The SMC’s Regional Watershed Monitoring Program has paved the way for managers to understand at a regional scale the ecological condition of wadeable streams across coastal southern California.
The first decade of SMC regional monitoring found that three-fourths of the region’s stream-miles are considered to have their biological communities altered by human activities.
With these insights, managers need to figure out which stressors are the major players in contributing to observed biological degradation.
SMC regional monitoring is helping managers to get these answers. Based on an analysis of the SMC’s first decade of regional monitoring data, the stressors that were most strongly associated with degraded biological condition are:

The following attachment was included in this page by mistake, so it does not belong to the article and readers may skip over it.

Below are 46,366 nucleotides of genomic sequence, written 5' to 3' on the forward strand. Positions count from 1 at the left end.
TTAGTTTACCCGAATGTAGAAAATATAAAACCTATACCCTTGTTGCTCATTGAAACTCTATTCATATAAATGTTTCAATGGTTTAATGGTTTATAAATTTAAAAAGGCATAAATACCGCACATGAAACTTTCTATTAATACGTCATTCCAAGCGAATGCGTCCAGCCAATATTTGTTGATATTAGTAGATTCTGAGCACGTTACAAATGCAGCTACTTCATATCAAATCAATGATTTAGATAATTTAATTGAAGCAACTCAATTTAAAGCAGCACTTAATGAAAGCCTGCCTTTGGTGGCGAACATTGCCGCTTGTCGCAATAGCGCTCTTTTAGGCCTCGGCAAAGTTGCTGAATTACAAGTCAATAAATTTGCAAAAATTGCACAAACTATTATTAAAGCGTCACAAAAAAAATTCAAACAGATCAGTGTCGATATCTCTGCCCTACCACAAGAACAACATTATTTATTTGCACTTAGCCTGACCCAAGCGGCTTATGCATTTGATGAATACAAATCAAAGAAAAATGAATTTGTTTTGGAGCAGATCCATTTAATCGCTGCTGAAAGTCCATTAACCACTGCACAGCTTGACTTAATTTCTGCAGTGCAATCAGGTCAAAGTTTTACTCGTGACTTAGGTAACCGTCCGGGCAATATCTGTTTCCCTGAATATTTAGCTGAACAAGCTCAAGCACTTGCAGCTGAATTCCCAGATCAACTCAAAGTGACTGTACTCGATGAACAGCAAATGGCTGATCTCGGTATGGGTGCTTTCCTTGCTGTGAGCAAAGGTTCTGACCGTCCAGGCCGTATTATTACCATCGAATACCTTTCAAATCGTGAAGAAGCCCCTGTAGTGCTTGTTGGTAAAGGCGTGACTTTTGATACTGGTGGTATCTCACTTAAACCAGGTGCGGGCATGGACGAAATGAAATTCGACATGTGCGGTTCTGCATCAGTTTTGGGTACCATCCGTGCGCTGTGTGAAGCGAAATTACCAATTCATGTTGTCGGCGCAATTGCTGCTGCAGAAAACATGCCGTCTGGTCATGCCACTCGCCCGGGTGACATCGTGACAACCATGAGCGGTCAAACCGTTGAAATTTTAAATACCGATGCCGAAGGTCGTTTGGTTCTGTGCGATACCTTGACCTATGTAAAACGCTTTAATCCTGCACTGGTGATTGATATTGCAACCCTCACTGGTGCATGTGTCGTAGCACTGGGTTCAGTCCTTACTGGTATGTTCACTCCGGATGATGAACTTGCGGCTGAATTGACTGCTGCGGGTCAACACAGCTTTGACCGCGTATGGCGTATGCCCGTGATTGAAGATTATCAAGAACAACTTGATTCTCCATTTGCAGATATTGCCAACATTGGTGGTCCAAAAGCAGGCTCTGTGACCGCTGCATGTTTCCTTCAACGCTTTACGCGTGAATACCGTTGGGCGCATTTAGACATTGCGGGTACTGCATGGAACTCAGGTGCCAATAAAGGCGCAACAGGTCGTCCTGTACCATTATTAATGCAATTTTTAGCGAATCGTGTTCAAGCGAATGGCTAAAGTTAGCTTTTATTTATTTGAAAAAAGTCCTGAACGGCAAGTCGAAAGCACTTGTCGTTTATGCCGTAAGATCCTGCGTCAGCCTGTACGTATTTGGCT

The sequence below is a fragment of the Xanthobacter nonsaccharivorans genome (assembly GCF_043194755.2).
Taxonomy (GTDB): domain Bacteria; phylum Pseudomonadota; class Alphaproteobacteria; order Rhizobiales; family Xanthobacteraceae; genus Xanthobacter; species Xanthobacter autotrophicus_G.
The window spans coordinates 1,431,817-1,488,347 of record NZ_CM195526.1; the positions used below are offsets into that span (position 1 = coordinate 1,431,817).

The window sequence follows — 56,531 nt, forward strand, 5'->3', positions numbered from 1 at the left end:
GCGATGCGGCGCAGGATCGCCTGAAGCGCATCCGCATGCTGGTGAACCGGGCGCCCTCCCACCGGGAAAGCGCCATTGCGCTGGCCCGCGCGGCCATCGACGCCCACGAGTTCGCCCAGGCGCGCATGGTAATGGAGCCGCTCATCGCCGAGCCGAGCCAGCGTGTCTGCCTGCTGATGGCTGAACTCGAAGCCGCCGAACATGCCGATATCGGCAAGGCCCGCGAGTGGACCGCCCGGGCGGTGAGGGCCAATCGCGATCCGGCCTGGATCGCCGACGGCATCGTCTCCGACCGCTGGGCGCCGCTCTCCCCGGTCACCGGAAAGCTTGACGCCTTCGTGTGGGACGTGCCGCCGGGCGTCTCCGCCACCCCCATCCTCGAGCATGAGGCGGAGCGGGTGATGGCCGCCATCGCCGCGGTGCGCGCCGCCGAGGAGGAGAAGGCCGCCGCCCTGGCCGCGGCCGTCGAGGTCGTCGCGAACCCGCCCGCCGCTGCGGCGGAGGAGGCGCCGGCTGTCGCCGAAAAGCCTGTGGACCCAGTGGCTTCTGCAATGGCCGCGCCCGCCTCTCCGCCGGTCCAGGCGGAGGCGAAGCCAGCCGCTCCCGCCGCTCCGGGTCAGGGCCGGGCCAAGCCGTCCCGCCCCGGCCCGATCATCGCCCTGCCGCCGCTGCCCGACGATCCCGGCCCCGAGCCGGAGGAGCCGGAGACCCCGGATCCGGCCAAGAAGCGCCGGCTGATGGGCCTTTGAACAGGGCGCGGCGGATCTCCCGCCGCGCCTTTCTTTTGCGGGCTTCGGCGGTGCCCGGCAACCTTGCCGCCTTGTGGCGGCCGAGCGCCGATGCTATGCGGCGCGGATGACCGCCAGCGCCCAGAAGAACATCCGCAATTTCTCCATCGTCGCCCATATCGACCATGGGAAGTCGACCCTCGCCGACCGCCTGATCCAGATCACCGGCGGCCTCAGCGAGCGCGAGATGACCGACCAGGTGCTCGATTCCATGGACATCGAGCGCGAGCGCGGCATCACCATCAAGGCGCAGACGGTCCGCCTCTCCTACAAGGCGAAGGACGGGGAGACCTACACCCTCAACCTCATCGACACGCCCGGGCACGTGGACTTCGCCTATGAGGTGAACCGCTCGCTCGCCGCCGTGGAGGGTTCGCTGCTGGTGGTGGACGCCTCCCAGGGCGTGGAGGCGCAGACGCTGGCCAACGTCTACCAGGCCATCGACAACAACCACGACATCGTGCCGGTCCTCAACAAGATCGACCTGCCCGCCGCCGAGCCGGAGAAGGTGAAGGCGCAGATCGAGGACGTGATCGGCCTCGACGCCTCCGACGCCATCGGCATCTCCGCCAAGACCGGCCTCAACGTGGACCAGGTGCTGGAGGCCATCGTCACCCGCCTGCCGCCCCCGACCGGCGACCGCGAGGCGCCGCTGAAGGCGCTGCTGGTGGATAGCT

- Major ions
- Degraded habitat
The stressors that were limited or weakly associated with biological condition are:
- Water-column pyrethroids
Having these insights helps managers develop informed priorities and take informed actions to optimally reduce and mitigate stressors impacting stream biology.
A technical report summarizing the first five years of the SMC’s regional bioassessment monitoring program offers a closer look at how researchers determine which stream stressors are more vs. less strongly associated with biological degradation.